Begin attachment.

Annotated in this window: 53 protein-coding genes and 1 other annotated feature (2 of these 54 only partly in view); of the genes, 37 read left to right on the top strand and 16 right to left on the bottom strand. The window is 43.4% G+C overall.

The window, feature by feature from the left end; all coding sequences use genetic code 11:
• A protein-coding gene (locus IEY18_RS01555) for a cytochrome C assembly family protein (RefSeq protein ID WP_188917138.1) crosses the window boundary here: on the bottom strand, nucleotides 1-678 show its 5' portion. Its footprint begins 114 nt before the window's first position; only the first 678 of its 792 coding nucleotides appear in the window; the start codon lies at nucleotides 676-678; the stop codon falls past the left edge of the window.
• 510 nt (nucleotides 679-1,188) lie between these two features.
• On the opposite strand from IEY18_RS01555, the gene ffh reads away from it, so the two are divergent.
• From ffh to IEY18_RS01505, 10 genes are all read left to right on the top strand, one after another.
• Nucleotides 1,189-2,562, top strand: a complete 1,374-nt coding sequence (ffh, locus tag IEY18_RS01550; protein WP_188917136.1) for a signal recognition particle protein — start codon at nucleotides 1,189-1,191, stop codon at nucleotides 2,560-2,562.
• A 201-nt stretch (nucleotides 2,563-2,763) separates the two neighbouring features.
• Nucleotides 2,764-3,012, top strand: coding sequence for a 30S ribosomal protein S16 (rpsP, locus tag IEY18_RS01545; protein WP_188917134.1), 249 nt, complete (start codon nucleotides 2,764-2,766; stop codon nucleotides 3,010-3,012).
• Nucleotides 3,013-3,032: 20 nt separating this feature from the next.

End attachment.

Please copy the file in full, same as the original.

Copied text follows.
Annotated in this window: 53 protein-coding genes and 1 other annotated feature (2 of these 54 only partly in view); of the genes, 37 read left to right on the top strand and 16 right to left on the bottom strand. The window is 43.4% G+C overall.

The window, feature by feature from the left end; all coding sequences use genetic code 11:
• A protein-coding gene (locus IEY18_RS01555) for a cytochrome C assembly family protein (RefSeq protein ID WP_188917138.1) crosses the window boundary here: on the bottom strand, nucleotides 1-678 show its 5' portion. Its footprint begins 114 nt before the window's first position; only the first 678 of its 792 coding nucleotides appear in the window; the start codon lies at nucleotides 676-678; the stop codon falls past the left edge of the window.
• 510 nt (nucleotides 679-1,188) lie between these two features.
• On the opposite strand from IEY18_RS01555, the gene ffh reads away from it, so the two are divergent.
• From ffh to IEY18_RS01505, 10 genes are all read left to right on the top strand, one after another.
• Nucleotides 1,189-2,562, top strand: a complete 1,374-nt coding sequence (ffh, locus tag IEY18_RS01550; protein WP_188917136.1) for a signal recognition particle protein — start codon at nucleotides 1,189-1,191, stop codon at nucleotides 2,560-2,562.
• A 201-nt stretch (nucleotides 2,563-2,763) separates the two neighbouring features.
• Nucleotides 2,764-3,012, top strand: coding sequence for a 30S ribosomal protein S16 (rpsP, locus tag IEY18_RS01545; protein WP_188917134.1), 249 nt, complete (start codon nucleotides 2,764-2,766; stop codon nucleotides 3,010-3,012).
• Nucleotides 3,013-3,032: 20 nt separating this feature from the next.